An elderly woman with pre-existing medical conditions has died hours after receiving her COVID-19 vaccine in a Queensland aged-care home.
It is understood the woman received a dose of the Pfizer vaccine on Wednesday, before she died in the afternoon.
The woman had a lung condition, according to the Courier Mail.
Police were called to the Springwood Yurana Aged Care Facility after the 82-year-old woman died.
The death is not suspicious, a police spokesman said, and a report will be prepared for the coroner.
Chief medical officer Paul Kelly said “at this stage there are no signs of any causal link”.
“Any event that happens following vaccination is fully investigated,” Professor Kelly said.
“Sadly more than 1000 people pass in aged care every week. It is inevitable, as the head of the TGA has noted, that this will include people who have been recently vaccinated.
“It can be expected that older and more frail people in an aged-care setting may pass away due to progression of underlying disease or natural causes. This does not mean the vaccine has contributed to this.”
It comes as authorities investigate whether a Victorian man’s rare blood clotting disorder was caused by his AstraZeneca jab.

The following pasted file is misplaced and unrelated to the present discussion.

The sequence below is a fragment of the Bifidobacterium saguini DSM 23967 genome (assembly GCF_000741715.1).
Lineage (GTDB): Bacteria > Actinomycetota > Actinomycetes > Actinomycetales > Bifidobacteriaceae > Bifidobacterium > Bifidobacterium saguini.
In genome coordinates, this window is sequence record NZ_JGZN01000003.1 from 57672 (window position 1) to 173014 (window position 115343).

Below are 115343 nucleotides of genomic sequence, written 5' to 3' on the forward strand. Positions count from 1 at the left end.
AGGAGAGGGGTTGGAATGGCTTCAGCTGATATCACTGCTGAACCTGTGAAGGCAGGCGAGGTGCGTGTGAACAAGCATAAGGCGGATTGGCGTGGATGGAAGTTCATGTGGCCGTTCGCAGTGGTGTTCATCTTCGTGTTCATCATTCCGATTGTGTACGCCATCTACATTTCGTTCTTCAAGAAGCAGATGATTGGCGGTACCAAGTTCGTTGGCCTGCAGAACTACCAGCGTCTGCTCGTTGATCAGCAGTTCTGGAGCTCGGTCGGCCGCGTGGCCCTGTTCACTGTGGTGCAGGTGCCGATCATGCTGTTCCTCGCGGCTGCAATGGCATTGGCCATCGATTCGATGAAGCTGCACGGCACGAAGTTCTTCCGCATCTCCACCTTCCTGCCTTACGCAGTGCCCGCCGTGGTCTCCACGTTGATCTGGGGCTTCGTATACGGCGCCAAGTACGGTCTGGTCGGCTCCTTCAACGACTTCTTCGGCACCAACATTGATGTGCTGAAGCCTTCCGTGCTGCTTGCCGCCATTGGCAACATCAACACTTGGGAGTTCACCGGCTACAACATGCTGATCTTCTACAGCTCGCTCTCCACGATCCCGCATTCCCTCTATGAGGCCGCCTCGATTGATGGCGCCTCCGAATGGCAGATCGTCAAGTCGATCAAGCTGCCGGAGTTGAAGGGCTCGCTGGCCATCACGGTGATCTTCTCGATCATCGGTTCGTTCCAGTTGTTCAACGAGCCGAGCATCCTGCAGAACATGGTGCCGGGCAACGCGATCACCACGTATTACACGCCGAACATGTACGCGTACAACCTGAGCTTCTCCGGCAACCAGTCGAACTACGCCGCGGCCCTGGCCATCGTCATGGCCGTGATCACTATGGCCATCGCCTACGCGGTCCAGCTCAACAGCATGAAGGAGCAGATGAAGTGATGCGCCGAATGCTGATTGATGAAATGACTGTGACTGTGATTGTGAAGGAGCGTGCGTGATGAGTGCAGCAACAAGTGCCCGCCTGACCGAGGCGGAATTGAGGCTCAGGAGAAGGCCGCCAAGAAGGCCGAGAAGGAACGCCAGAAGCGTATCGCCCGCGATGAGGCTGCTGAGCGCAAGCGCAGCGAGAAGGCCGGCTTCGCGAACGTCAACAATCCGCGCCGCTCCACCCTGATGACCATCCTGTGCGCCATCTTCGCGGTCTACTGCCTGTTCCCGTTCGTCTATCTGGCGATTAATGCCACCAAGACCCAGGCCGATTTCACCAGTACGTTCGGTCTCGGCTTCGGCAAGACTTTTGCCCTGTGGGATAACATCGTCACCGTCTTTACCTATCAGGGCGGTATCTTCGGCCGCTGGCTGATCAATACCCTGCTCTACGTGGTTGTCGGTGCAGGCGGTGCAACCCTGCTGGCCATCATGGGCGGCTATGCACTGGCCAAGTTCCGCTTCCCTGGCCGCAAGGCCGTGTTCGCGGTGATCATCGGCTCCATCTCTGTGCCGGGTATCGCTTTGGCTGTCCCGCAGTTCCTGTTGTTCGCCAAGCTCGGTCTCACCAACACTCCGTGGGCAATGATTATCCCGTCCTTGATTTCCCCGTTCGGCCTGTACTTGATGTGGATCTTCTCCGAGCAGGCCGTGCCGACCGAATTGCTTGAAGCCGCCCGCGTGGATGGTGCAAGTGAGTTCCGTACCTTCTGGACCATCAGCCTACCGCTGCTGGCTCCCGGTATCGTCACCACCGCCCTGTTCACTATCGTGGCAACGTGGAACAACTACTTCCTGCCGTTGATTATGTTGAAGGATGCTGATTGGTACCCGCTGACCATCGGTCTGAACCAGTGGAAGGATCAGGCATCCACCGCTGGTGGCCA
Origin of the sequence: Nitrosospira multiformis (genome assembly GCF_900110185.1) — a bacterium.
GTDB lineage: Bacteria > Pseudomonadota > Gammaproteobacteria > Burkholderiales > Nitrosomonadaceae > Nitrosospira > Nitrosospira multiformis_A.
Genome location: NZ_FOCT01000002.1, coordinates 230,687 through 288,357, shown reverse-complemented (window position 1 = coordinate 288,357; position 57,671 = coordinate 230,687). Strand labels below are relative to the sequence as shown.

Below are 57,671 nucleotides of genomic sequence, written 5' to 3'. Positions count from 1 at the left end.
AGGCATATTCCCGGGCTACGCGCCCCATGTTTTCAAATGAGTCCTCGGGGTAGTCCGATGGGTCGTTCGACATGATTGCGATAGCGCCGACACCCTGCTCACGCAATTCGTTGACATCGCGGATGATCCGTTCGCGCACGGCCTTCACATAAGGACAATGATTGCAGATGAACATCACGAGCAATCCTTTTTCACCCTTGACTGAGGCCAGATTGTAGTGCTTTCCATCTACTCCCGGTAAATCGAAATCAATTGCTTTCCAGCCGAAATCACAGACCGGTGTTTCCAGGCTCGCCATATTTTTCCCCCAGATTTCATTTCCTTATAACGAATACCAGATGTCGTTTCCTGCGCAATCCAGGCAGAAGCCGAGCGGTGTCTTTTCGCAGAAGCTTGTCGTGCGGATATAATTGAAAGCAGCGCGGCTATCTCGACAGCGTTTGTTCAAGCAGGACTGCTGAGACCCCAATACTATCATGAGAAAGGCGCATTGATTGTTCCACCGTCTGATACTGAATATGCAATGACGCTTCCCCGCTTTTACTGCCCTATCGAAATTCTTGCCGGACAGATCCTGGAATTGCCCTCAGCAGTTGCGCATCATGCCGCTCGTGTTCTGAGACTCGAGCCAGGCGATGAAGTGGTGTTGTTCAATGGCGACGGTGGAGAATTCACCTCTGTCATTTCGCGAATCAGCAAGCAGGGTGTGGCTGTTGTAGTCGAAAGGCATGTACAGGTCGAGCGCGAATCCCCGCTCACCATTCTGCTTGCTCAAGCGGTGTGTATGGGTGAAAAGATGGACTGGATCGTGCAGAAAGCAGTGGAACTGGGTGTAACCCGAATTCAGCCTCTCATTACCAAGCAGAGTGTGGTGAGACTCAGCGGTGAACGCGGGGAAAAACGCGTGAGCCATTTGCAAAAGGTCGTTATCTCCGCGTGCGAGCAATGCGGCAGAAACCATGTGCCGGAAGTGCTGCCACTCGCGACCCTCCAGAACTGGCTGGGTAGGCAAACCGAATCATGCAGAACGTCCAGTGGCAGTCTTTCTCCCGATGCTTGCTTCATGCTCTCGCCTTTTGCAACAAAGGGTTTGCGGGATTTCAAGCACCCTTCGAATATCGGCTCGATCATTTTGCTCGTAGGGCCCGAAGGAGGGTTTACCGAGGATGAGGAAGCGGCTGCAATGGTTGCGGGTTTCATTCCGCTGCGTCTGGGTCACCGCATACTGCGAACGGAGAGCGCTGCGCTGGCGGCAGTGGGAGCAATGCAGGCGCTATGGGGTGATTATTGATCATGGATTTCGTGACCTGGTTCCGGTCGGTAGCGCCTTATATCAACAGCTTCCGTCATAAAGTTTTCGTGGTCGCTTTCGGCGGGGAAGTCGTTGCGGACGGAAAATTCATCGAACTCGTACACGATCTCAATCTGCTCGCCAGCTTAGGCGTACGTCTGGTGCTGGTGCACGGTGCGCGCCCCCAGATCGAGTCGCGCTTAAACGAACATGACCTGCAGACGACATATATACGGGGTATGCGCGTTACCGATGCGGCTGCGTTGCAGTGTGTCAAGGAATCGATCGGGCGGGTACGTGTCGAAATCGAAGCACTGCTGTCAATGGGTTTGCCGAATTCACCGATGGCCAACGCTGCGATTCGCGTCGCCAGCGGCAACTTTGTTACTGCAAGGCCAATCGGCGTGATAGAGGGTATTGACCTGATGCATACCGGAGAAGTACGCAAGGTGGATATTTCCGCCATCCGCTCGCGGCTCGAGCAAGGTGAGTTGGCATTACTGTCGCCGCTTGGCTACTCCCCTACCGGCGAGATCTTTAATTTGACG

The man received the vaccine on March 22.
A small number of people in Europe and the United Kingdom have presented with the blood clotting disorder but a causal link with the AstraZeneca vaccine is yet to be established.
Meanwhile, the Queensland premier has said Australia shouldn’t open its borders to any further countries until the coronavirus vaccine rollout is completed.
A travel bubble with New Zealand is set to allow cross-Tasman travel between the two countries from April 19.
Annastacia Palaszczuk is in talks with airlines to resume direct flights from NZ to regional tourism destinations.
While she thinks the NZ bubble is a good first step, she’s wary about opening the borders to additional countries before the vaccine is rolled out.
“I don’t think we should be opening up to any other country until we have the vaccine rollout complete,” the premier told reporters on Wednesday.
Opposition leader David Crisafulli said the NZ travel bubble was “amazing news” and urged the government to compete aggressively for its share of international tourists.
“We are now in a knife fight and our competitors are every other state in the Commonwealth, so we have to go hard at this,” he said, calling for a “sharp” marketing campaign.
Health Minister Yvette D’Ath said vaccine supplies from the federal government remain inconsistent.
Queensland has about 14 days’ supply of the AstraZeneca vaccine and seven days of the Pfizer jab.
Ms D’Ath said Queensland isn’t stockpiling, but it is holding “a contingency” amid the uncertainty.
Ms Palaszczuk also offered condolences to the family of dual Papua New Guinean-British national Mal “Kela” Smith, who died of COVID-19 complications in Brisbane.
The 77-year-old former governor of PNG’s Eastern Highlands province died in Redcliffe Hospital on March 28.
“It’s just a tragedy that he passed away. He was a very sick man,” the premier said.
Mr Smith served as a helicopter pilot in the Australian Defence Force and was awarded the Distinguished Flying Cross for gallantry during a medevac operation in the Vietnam War in 1970.